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TERRI LICKING
Nebraska
About Terri Licking

 

 

Battle of Wills

Calving is one of a rancher's busiest times; 
    every calf saved means a few extra dimes. 
So when the husband storms in saying one has died, 
    and the cow is too good to let her go dry.
A calf from a poor mom is then taken away,
    extra tasks the wife gets to add to her day.
So a battle of wills for her is then begun,                
    two bovine minds set against the human one.
First battle is making the cow in chute to stand,
    getting the calf there takes two mighty, firm hands.
Bending over, trying to get that calf to nurse,
    your hands start cramping, but your poor back hurts worse!
After one or two fights of this battle of wills,
    the calf, most times, is the first to end your ills.
The cow on the other hand, she may take longer,
    her mind is more set, her will is much stronger.
This battle goes on for however long it takes, 
The cow comes to her senses, a pair you make.
This battle is over, this fight today you won,
    then you hear, "Darn it,#$%^&*, lost another one!"    

© 2015, Terri Licking
This poem may not be reprinted or reposted without the author's written permission.

 

Terri Licking comments, "'I think I was on my 4th or 5th 'graft' job one spring (what we call the scenario of this poem), in fact had an assembly line going at times."



 


 

 

   About Terri Licking
                                                          provided 2015

My bio is in the following poem I wrote to honor my parents:


A Journey of Sixty Years

Listen to me friends, this story you shall hear,
of a couple’s long and fruitful sixty years
On the 19th of May 1942,
Is the day Jim and Bonnie said I do
‘Twas after the depression, money still tight,
But love and hard work made their life alright.
Jim was a rancher and needed a helpmate to raise his cows,
Through the years they also raised turkeys, chickens and even sows
At first they lived and worked with Jim’s parents, Olive and Grover;
When they retired, was when Jim and Bonnie took over.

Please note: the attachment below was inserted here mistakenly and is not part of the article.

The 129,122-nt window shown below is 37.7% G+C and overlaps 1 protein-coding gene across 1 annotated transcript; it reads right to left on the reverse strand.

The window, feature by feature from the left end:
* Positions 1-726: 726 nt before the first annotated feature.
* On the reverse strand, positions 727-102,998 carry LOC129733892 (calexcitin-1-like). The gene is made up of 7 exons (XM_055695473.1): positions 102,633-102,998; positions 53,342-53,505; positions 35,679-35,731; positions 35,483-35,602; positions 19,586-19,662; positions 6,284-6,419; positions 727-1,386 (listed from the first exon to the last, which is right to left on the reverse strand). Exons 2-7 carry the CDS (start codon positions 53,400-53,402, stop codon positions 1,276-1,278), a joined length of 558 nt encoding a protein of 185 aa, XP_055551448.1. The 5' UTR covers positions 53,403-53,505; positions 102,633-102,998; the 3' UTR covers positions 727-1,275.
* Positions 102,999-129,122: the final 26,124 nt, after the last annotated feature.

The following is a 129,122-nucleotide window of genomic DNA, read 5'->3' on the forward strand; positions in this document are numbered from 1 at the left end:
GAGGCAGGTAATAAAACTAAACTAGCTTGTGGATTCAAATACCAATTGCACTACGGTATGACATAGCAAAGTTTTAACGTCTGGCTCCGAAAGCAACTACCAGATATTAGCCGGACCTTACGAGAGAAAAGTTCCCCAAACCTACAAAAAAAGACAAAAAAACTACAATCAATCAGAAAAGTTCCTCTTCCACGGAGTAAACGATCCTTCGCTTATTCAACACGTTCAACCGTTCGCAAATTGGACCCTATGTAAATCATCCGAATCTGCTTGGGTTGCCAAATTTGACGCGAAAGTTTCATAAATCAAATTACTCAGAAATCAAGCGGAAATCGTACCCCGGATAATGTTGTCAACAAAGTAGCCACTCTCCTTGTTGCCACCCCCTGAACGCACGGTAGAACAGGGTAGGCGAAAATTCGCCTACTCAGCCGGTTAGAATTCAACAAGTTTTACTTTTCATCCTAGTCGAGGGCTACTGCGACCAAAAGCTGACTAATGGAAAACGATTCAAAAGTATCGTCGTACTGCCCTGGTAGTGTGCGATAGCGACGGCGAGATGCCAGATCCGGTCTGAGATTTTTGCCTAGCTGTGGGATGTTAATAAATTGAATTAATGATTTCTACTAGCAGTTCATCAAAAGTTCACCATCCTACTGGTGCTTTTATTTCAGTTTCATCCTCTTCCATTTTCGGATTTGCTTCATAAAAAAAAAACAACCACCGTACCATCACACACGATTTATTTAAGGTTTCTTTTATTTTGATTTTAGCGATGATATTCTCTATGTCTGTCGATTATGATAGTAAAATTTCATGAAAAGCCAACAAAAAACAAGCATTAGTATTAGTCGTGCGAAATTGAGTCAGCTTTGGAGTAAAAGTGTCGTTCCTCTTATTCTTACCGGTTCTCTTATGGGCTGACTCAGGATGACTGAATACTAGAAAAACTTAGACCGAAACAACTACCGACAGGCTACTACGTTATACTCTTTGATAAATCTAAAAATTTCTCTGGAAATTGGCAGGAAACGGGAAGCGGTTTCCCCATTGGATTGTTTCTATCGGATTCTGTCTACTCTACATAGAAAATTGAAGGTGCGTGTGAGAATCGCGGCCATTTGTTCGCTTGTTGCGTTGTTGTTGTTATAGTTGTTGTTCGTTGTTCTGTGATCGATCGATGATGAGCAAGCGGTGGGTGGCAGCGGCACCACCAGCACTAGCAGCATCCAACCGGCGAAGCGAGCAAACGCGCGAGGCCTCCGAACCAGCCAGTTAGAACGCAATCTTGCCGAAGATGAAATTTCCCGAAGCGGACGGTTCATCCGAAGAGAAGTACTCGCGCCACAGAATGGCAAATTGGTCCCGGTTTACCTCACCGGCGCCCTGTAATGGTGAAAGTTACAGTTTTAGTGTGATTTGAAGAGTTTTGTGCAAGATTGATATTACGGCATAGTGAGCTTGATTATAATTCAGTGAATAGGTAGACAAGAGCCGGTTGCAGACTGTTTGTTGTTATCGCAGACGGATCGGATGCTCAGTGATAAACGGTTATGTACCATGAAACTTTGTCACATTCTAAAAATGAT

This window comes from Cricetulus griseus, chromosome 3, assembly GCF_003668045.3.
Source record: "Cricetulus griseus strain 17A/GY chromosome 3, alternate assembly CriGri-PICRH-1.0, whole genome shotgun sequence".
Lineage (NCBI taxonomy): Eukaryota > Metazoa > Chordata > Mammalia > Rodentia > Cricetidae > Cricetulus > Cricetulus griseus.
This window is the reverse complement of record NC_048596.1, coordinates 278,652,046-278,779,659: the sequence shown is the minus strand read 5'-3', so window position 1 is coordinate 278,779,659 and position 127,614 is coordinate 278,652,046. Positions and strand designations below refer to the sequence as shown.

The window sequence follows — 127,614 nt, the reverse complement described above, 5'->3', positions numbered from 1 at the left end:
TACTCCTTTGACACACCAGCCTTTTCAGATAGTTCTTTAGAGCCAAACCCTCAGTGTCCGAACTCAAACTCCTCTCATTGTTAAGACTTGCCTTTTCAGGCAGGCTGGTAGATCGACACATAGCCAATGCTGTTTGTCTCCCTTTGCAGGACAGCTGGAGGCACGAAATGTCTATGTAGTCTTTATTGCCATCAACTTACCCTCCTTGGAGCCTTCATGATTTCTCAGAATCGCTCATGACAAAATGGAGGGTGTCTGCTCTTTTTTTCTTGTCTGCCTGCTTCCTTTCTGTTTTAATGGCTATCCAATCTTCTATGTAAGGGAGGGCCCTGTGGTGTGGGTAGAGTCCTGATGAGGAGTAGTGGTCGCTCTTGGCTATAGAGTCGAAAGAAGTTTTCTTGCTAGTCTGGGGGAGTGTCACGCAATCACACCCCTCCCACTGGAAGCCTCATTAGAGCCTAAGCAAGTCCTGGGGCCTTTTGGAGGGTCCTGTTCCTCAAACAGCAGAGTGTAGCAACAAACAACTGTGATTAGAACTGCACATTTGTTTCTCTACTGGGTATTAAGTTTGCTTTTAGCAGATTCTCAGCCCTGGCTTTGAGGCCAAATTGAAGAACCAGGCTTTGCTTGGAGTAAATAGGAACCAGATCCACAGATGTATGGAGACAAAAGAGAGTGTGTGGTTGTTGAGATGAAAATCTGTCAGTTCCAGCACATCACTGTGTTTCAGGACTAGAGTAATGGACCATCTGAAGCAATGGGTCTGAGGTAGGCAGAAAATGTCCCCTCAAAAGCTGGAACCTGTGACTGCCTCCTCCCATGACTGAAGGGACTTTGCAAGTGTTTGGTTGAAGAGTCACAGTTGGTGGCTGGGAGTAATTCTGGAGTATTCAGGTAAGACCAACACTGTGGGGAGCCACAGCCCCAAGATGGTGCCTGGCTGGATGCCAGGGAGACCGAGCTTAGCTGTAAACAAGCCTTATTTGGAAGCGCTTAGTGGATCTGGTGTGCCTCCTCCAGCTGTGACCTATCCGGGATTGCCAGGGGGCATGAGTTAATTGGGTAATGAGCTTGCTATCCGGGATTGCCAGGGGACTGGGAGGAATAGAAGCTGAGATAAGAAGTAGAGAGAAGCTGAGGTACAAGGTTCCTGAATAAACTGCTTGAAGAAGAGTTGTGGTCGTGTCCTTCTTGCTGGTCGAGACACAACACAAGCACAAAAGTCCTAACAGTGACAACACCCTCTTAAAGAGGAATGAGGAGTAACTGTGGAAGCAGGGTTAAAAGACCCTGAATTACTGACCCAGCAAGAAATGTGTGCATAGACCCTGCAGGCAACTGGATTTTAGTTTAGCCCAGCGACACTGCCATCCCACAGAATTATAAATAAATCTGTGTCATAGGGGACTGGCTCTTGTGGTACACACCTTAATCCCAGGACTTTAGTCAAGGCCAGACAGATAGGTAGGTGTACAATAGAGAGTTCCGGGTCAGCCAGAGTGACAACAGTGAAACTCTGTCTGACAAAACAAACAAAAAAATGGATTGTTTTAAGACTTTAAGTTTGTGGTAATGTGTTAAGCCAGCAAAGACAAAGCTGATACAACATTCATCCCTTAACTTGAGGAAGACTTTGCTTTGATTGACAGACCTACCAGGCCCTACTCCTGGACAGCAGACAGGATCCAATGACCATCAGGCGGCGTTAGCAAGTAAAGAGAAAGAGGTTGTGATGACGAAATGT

The couple nearly lost all in the blizzard of ‘49;
That winter was the worst they hoped to see in a lifetime
The raising of purebred Herefords was their real pride and joy
Later they adopted Terri, who became their tomboy.
She learned the trade from helping move pipe and putting up the hay
They taught her well, her family now ranches not far away
From the two of them, Terri learned hard work never hurt anyone,
And to relax and enjoy life when the day’s tasks are done.
The heifers she took in 4-H started her own life’s mission-
Becoming a rancher she owes Miss JS Technician
Their "golden years" they liked to travel with family and friends,
Seeing new sights, exploring what laid just around the bend.
They moved to town, a garden and yard replacing hills of sand
But if Terri needs aid, they are there with a helping hand.
In their eighties, Jim can’t hear, for Bonnie, it is hard to walk
Still, they enjoy life, seeing friends and just getting to talk.
Jim and Bonnie say they are out to pasture, way past their prime,
The love they share, is a legacy we will keep for all time.

© 2002, Terri Ann (Sturtz) Licking



Terri Ann (Sturtz) Licking, written for her folk’s 60th wedding anniversary in 2002. Jim passed away February 26, 2005, Bonnie September 30, 2005 - Jim died of cancer, Bonnie’s death certificate stated cancer also, but a lonely heart was her real demise.

 

The picture [at the top of this page] was taken on Oct. 9, 2015 by Dewey Teel of Neleigh, NE. We were among the 100 riders on the annual trail ride benefiting the State 4-H Camp near Halsey. If not spending time with our 10 grandkids (from 2 daughters, 1 son, and their families), atop my mustang riding in the Sandhills is the next best thing. This is the only day all year that riding is for pleasure and not work.


 



 

 


 

 

 

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